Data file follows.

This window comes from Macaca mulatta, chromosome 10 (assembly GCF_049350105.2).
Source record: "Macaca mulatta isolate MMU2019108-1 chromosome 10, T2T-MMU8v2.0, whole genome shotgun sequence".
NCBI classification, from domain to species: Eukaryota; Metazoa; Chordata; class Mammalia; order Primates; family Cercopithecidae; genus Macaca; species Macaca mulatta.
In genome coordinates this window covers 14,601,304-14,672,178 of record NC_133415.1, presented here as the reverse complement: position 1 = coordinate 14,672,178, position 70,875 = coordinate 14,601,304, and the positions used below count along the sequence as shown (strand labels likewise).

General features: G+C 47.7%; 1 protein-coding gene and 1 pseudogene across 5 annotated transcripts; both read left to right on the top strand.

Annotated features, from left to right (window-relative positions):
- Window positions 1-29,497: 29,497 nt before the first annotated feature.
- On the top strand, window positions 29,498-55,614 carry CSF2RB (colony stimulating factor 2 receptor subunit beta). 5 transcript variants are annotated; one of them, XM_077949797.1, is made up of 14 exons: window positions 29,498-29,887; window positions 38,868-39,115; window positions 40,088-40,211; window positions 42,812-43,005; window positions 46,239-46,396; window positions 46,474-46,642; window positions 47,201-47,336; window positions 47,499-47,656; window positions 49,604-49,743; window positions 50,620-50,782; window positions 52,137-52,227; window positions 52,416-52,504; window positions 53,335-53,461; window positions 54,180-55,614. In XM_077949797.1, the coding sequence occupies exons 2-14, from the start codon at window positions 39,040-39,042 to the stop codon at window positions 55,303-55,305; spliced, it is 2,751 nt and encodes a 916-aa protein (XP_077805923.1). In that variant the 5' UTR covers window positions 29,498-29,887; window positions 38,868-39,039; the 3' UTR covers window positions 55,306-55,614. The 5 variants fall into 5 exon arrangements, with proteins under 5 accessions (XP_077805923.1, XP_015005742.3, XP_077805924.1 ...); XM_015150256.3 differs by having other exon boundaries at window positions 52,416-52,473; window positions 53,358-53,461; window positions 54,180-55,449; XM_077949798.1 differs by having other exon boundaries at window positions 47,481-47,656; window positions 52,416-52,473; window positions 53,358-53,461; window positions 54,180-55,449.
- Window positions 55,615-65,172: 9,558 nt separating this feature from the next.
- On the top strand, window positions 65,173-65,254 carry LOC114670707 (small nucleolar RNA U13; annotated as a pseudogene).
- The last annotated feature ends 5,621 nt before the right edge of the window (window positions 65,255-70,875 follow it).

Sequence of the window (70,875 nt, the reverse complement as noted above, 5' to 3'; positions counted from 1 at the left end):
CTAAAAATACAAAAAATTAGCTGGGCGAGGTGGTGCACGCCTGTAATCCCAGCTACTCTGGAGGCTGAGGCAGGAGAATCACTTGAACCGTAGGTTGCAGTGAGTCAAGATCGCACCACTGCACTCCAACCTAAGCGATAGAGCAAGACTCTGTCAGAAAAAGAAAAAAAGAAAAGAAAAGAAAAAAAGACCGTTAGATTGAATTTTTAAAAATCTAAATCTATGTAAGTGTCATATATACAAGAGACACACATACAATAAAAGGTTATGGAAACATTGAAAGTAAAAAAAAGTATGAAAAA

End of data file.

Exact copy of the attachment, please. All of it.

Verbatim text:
This window comes from Macaca mulatta, chromosome 10 (assembly GCF_049350105.2).
Source record: "Macaca mulatta isolate MMU2019108-1 chromosome 10, T2T-MMU8v2.0, whole genome shotgun sequence".
NCBI classification, from domain to species: Eukaryota; Metazoa; Chordata; class Mammalia; order Primates; family Cercopithecidae; genus Macaca; species Macaca mulatta.
In genome coordinates this window covers 14,601,304-14,672,178 of record NC_133415.1, presented here as the reverse complement: position 1 = coordinate 14,672,178, position 70,875 = coordinate 14,601,304, and the positions used below count along the sequence as shown (strand labels likewise).

General features: G+C 47.7%; 1 protein-coding gene and 1 pseudogene across 5 annotated transcripts; both read left to right on the top strand.

Annotated features, from left to right (window-relative positions):
- Window positions 1-29,497: 29,497 nt before the first annotated feature.
- On the top strand, window positions 29,498-55,614 carry CSF2RB (colony stimulating factor 2 receptor subunit beta). 5 transcript variants are annotated; one of them, XM_077949797.1, is made up of 14 exons: window positions 29,498-29,887; window positions 38,868-39,115; window positions 40,088-40,211; window positions 42,812-43,005; window positions 46,239-46,396; window positions 46,474-46,642; window positions 47,201-47,336; window positions 47,499-47,656; window positions 49,604-49,743; window positions 50,620-50,782; window positions 52,137-52,227; window positions 52,416-52,504; window positions 53,335-53,461; window positions 54,180-55,614. In XM_077949797.1, the coding sequence occupies exons 2-14, from the start codon at window positions 39,040-39,042 to the stop codon at window positions 55,303-55,305; spliced, it is 2,751 nt and encodes a 916-aa protein (XP_077805923.1). In that variant the 5' UTR covers window positions 29,498-29,887; window positions 38,868-39,039; the 3' UTR covers window positions 55,306-55,614. The 5 variants fall into 5 exon arrangements, with proteins under 5 accessions (XP_077805923.1, XP_015005742.3, XP_077805924.1 ...); XM_015150256.3 differs by having other exon boundaries at window positions 52,416-52,473; window positions 53,358-53,461; window positions 54,180-55,449; XM_077949798.1 differs by having other exon boundaries at window positions 47,481-47,656; window positions 52,416-52,473; window positions 53,358-53,461; window positions 54,180-55,449.
- Window positions 55,615-65,172: 9,558 nt separating this feature from the next.
- On the top strand, window positions 65,173-65,254 carry LOC114670707 (small nucleolar RNA U13; annotated as a pseudogene).
- The last annotated feature ends 5,621 nt before the right edge of the window (window positions 65,255-70,875 follow it).

Sequence of the window (70,875 nt, the reverse complement as noted above, 5' to 3'; positions counted from 1 at the left end):
CTAAAAATACAAAAAATTAGCTGGGCGAGGTGGTGCACGCCTGTAATCCCAGCTACTCTGGAGGCTGAGGCAGGAGAATCACTTGAACCGTAGGTTGCAGTGAGTCAAGATCGCACCACTGCACTCCAACCTAAGCGATAGAGCAAGACTCTGTCAGAAAAAGAAAAAAAGAAAAGAAAAGAAAAAAAGACCGTTAGATTGAATTTTTAAAAATCTAAATCTATGTAAGTGTCATATATACAAGAGACACACATACAATAAAAGGTTATGGAAACATTGAAAGTAAAAAAAAGTATGAAAAA